Photograph by Felipe Buitrago
Pho Ga An Nam Phenomenon: You too can discover the power of pho ga.
Pho Ga About It
Vietnamese chicken soup is a must-have for cold season
By Stett Holbrook
I WAS desperate. My plan to review a new Palo Alto restaurant didn't work out. With my deadline looming, I needed to find a replacement. On top of that, I had a lingering cold. My sinuses felt like they were filled with cotton and my chest wheezed like a punctured bagpipe. Robitussin, Triaminic and Theraflu had all let me down. I needed a more ancient form of relief. I needed chicken noodle soup. So why not kill two birds with one stone? Thus began my search for restaurants serving the poultry- based elixir.
Chicken noodle soup, sometimes called "Jewish penicillin," has long been touted as a cold remedy. Way back in the 12th century, Jewish physician and philosopher Maimonides wrote that chicken soup "has virtue in rectifying corrupted humours" and prescribed it for convalescing patients. I can tell you that the persistence of my cold left my humor thoroughly corrupted.
In spite of its reputation as folk medicine, there appears to be some science to back up claims of chicken noodle soup's curative properties.
In 1993, Dr. Stephen Rennard, a University of Nebraska Medical Center physician, researched the cold and flu fighting powers of the soup. The study questioned whether the movement of neutrophils, the most common white cell in the blood that defends the body against infection, would be blocked or reduced by chicken soup. Research found that eating chicken noodle soup did reduce movement of neutrophils and helped reduce activity in the upper respiratory tract that can cause cold symptoms. The research was published in Chest, the peer-reviewed journal of the American College of Chest Physicians.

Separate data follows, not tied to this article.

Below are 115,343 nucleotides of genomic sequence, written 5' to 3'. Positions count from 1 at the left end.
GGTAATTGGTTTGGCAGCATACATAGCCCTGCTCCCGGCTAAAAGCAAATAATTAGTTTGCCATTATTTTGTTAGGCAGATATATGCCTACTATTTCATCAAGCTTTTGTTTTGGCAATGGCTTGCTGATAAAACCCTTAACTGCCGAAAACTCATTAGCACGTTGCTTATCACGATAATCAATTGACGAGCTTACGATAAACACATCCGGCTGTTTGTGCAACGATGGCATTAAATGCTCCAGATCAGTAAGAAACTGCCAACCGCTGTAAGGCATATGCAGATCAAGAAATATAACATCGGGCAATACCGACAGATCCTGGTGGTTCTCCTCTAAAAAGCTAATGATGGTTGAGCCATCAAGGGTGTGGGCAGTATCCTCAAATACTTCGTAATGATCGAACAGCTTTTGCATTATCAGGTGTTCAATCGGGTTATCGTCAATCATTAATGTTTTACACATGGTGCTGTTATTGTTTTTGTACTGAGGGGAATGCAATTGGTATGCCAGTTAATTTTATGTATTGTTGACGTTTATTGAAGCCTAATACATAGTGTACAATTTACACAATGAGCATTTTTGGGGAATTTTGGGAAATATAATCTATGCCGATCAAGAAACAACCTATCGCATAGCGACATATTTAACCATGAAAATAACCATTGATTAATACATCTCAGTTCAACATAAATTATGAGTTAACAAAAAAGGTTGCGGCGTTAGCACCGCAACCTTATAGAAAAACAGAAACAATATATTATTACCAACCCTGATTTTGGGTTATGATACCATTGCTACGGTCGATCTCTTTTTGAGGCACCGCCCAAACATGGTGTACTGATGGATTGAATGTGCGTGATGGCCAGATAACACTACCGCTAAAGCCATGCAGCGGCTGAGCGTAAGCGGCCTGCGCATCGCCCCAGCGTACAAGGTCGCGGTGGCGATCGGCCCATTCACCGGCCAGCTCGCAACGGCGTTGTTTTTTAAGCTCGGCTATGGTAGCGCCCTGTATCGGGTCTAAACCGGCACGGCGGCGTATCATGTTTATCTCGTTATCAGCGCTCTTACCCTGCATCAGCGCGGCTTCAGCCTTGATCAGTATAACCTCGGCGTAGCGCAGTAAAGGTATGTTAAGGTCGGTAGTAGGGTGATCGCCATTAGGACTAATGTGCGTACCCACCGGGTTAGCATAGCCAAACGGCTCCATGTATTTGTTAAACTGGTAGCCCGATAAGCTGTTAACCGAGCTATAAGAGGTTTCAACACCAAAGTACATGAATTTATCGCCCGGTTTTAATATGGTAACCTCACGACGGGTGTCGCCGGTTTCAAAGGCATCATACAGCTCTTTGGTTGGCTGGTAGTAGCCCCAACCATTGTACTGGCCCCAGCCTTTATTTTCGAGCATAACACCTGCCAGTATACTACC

Silicon Valley is not flush with Eastern European restaurants ladling out bowls of chicken soup made by Jewish grandmothers. But we do have lots of restaurants serving pho ga, and I set out to eat my fill.
The First Chicken Soup
Pho ga is Vietnamese chicken noodle soup. Since the domestic chicken we eat today descended from the pheasantlike red jungle fowl of Southeast Asia thousands of years ago, pho ga is arguably the most traditional form of chicken noodle soup.
Like its better-known beef-based cousin pho, pho ga (ga means chicken in Vietnamese) is based on a light but brightly seasoned aromatic broth. The thin rice noodles and chunks of chicken add bulk and additional flavor. Unlike Western versions where the chicken simmers in the broth, chunks of chicken are added right before serving.
My first stop was Pho Ga An Nam, a pleasant and clean place with a crowd bunched up at the door waiting to get in. If you're a chicken lover, this is your place. The restaurant serves 47 different chicken dishes—noodle soup, chicken over rice, egg noodle soup and other chicken-centric items. But I was here for the restaurant's namesake dish. And so, it seemed, was everyone else. Everyone had their head bowed over their soup, blissfully lifting spoon and chopsticks to their mouths as they inhaled the chickeny vapors.
My bowl ($5.50 for a small) arrived in a pale yellow translucent broth with a cleaver-chopped leg and chunks of thigh. (Pho ga is generally available with breast or leg meat and with or without the skin. For purposes of analysis, I ordered all of mine with dark meat and with the skin on. The skin makes for a richer bowl of soup, don't you know.) The soup was showered with fresh chopped cilantro and cooked with thin slices of onion. The standard accompaniment of bean sprouts, basil leaves, lime wedge and jalapeŇo slices is served on a plate alongside the soup.